My Big Fat ______ Wedding

One of the big problems with writing about weddings for a living is that when your own wedding rolls around, no one wants to help you plan it. All right, maybe family and friends might want to help you plan your wedding, but they assume that you know exactly what you want and how to get it and therefor don’t need any wedding planning help. Or, worse, they are afraid to offer suggestions or lend a hand because they think you’ll get po’ed. Needless to say, I did not have a big fat German/Russian/Scottish/French/Whatever wedding.


I can see the same thing happening to professed wedding enthusiasts, which I know many of our readers are. Your loved ones may assume that you don’t need or want any help putting together your ceremony and reception because, well, you obviously know all there is to know about weddings. Then again, maybe you’re drowning under a sea of well-intentioned busybodies who are insisting that you simply must hire their hairdresser’s niece to create your wedding cake, since she just completed a cake decorating course at adult extension. The grass is always greener, right?

Today we’re curious to know about your wedding planning experience? Did your family let you know what their expectations were? Did your friends make not-so-subtle suggestions where the food, drink, or dresses were concerned? Or was your wedding planning experience more like my own, where you found yourself waiting for help that never materialized? Vote in the poll and then elaborate in the comments!

Image via Sandie Bertrand Photography

9 Responses to “My Big Fat ______ Wedding”

  1. KESW says:

    My mom was involved but very sensitive to make sure that she didn’t get OVER-involved. She was also 2000 miles away from where we were getting married, so couldn’t do a whole lot in person. She did put together all of our personal flowers, as we used silk. Both my parents were underemployed at the time of my wedding, but they also offered money towards expenses that we ended up not taking because we didn’t want to burden them.
    My MIL, though I love her, was super-uninvolved. There was no offer of assistance, either monetary or practical, from them. They gave us a lot of their excess furniture to set up our house with, which was a huge blessing, but I would have appreciated some interest or emotional support at the least. They gave us an unreturnable gift that essentially duplicated something we registered for elsewhere, and apparently both my MIL and FIL laughed over my mom’s email to her talking about what dress she (my mom) was going to wear, because they thought it was stupid and presumptive of my mom to think that what she was going to wear had anything to do with what my MIL was going to wear??? And they are culturally white-bread American as far back as the Mayflower! I still don’t know what was up with that.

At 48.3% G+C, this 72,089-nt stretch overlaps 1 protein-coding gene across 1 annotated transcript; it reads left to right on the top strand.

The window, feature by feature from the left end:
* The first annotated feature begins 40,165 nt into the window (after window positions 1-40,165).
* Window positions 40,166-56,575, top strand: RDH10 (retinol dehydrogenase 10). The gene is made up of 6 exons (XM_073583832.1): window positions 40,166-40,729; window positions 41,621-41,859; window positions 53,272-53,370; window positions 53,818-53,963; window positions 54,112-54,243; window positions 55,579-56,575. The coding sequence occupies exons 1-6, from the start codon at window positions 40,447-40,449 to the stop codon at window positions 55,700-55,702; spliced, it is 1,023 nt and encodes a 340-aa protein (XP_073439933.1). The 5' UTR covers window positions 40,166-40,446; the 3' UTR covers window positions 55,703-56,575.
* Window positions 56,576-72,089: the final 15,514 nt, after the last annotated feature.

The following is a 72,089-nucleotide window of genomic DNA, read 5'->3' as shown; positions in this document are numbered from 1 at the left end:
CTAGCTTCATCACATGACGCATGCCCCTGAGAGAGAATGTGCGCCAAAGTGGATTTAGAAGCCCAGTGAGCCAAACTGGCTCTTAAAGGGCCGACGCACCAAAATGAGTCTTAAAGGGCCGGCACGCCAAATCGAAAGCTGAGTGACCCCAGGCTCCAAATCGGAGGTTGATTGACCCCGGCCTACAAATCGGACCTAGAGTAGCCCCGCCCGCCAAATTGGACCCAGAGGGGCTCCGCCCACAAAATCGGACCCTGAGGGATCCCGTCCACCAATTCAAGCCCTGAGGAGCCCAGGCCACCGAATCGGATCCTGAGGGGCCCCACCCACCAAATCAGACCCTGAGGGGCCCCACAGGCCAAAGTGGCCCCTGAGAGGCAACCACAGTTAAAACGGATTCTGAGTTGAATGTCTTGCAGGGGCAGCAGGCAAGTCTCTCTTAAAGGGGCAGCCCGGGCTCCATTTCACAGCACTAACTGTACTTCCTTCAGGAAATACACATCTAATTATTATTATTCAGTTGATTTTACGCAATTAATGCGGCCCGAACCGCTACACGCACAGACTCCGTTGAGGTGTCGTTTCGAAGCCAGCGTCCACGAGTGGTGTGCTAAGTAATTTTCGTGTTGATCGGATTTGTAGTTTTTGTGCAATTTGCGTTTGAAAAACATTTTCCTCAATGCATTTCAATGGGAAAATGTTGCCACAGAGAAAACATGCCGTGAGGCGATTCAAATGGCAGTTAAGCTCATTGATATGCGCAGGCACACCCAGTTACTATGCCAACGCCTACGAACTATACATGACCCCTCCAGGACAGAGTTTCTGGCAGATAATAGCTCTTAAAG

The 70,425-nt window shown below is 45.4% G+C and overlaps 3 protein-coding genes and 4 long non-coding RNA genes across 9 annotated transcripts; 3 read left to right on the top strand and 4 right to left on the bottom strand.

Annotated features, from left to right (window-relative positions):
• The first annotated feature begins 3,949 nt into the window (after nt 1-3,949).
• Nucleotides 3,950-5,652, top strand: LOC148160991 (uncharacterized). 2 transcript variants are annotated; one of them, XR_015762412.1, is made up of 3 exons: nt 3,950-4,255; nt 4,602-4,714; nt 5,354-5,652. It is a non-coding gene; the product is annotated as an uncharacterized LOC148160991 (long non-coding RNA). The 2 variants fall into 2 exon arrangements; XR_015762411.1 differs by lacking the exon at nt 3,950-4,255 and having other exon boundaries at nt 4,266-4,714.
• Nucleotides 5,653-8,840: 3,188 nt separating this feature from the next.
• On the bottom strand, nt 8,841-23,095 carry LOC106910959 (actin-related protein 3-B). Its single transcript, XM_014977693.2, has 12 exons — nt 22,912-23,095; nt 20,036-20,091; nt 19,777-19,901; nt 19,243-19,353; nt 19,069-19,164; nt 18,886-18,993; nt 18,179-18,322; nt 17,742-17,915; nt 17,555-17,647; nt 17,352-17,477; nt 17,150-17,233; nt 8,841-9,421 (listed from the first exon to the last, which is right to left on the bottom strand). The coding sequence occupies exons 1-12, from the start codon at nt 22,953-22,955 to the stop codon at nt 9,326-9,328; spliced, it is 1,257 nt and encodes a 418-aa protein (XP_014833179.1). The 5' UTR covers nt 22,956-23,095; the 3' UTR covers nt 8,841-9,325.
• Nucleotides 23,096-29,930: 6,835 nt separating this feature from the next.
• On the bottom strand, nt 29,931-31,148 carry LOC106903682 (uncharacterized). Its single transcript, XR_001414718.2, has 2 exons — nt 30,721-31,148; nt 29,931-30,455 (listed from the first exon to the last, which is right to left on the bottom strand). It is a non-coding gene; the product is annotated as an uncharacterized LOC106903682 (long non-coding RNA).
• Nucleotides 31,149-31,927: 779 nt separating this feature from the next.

2. Twistie says:

    I actually knew what I wanted. Almost nobody offered up much in the way of advice, but that was okay because I was pretty certain of my plans. On the other hand, nearly everyone was willing to pitch in and lend a hand in the actual work, so I was fine there.

    The single biggest frustration, though, was the fact that I could not via any power I possessed convince Mr. Twistie that I wanted and needed his input so the day would reflect both of us. In spite of himself, he managed to give me the idea for the fruit tarts instead of cake that were such a hit. And he didn’t stop apologizing for wickedly preventing me from having cake for at least another three years.

    If I’d wanted the cake so much, I would have had it. I loved the tarts, and they meant there was something about the wedding that was about him, so there!

  3. dr nic says:

    My parents paid for everything in the wedding and were involved in nearly all the decision making process. They never forced their opinions down our throats, but were there when we couldn’t decide between two cake favors. And they never used the fact they were paying for everything against us (actually not once did they ever actually say they were footing the bill – unless it was to say not to worry about the cost of something we wanted).